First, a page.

Another thing, very wonderful this learned body should omit, is, learning to read; which is a most necessary part of eloquence in one who is to serve at the altar: for there is no man but must be sensible that the lazy tone and inarticulate sound of our common readers depreciate the most proper form of words that were ever extant in any nation or language, to speak their own wants, or his power from whom we ask relief.
There cannot be a greater instance of the power of action than in little parson Dapper*, who is the common relief to all the lazy pulpits in town. This smart youth has a very good memory, a quick eye, and a clean hand. kerchief. Thus equipped he opens his text, shuts his book fairly, shows he has no notes in his bible, opens both palms, and shows all is fair there too. Thus, with a decisive air, my young man goes on without hesita. tion; and though from the beginning to the end of his pretty discourse he has not used one proper gesture, yet at the conclusion the churchwarden pulls his gloves from off his hands; Pray, who is this extraordinary young man? Thus the force of action is such, that it is more prevalent, even when improper, than all the reason and argument in the world without it. This gentleman concluded his discourse by saying, I do not doubt but if our preachers would learn to speak, and our readers to read, within six months time we should not have a dissenter within a mile of a church in Great Britain.
October 9, 1709. YESTERDAY I had the misfortune to drop in at my lady Haughty's upon her visiting-day. When I entered the room where she receives company, they all stood up indeed; but they stood as if they were to stare at rather than to receive me. After a long pause, a servant brought a round stool, on which I sat down at the lower end of the room, in the presence of no less than twelve persons, gentlemen and ladies, lolling in elbowchairs. And, to complete my disgrace, my mistress was of the society. I tried to compose myself in vain, not knowing how to dispose of either my legs or arins, nor how to share my countenance; the eyes of the whole room being still upon me in a profound silence, My confusion was at last so great, that without speaking, or being spoken lo, I fled for it, and left the as sembly to treat me at their discretion. A lecture from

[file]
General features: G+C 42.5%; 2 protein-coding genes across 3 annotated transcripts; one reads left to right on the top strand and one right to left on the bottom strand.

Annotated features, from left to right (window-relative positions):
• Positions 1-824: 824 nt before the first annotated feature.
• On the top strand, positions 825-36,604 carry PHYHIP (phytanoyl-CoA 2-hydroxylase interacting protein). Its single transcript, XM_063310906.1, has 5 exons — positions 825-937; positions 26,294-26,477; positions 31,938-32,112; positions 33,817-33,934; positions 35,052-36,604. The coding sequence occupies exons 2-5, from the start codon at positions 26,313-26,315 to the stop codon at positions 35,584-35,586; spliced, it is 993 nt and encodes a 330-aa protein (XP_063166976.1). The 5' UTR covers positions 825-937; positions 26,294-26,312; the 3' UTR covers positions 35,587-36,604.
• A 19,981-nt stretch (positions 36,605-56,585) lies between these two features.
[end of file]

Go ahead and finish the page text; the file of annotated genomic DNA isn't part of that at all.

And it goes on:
you upon these inhuman distinctions in a free nation, will, I doubt not, prevent the like evils for the future, and make it, as we say, as cheap sitting as standing. I am, with the greatest respect,
J. R. P.S. I had almost forgot to inform you, that a fair young lady sat in an armless chair upon my right hand, with manifest discontent in her looks.'
Soon after the receipt of this epistle, I heard a very gentle knock at my door: my maid went down, and brought up word, that a tall, lean, black man, well dressed, who said he had not the honour to be acquainted with me, desired to be admitted. I bid her show him up, met him at my chamber door, and then fell back a few paces. He approached me with great respect, and told me with a low voice, he was the gentleman that had been seated upon the round stool. I immediately recollected that there was a joint stool in my chamber, which I was afraid he might take for an instrument of distinction, and therefore winked at my boy to carry it into my closet ; I then took him by the hand, and led him to the upper end of my room, where I placed him in my great elbow chair ; at the same time drawing another without arms to it, for myself to sit by him. I then asked him, at what time this misfortune befell him? He answered, Between the hours of seven and eight in the evening. I further demanded of him, what he had eat or drank that day? He replied, Nothing but a dish of water-gruel with a few plums in it. In the next place, I felt bis pulse, which was very low and lan